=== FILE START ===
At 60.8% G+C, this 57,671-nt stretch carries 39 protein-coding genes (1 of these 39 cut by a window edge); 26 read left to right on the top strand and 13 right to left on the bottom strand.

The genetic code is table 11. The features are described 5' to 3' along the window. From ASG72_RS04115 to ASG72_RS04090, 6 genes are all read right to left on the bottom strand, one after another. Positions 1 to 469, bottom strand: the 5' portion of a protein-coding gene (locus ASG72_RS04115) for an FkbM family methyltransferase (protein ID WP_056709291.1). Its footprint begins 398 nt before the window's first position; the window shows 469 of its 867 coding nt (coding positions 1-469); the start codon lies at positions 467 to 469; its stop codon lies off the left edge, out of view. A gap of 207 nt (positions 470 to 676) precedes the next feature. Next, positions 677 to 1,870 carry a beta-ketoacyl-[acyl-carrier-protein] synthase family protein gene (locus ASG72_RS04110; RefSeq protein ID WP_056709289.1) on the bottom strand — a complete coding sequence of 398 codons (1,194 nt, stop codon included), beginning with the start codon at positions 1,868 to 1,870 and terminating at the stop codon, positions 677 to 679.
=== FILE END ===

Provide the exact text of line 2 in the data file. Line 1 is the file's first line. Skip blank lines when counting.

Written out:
The genetic code is table 11. The features are described 5' to 3' along the window. From ASG72_RS04115 to ASG72_RS04090, 6 genes are all read right to left on the bottom strand, one after another. Positions 1 to 469, bottom strand: the 5' portion of a protein-coding gene (locus ASG72_RS04115) for an FkbM family methyltransferase (protein ID WP_056709291.1). Its footprint begins 398 nt before the window's first position; the window shows 469 of its 867 coding nt (coding positions 1-469); the start codon lies at positions 467 to 469; its stop codon lies off the left edge, out of view. A gap of 207 nt (positions 470 to 676) precedes the next feature. Next, positions 677 to 1,870 carry a beta-ketoacyl-[acyl-carrier-protein] synthase family protein gene (locus ASG72_RS04110; RefSeq protein ID WP_056709289.1) on the bottom strand — a complete coding sequence of 398 codons (1,194 nt, stop codon included), beginning with the start codon at positions 1,868 to 1,870 and terminating at the stop codon, positions 677 to 679.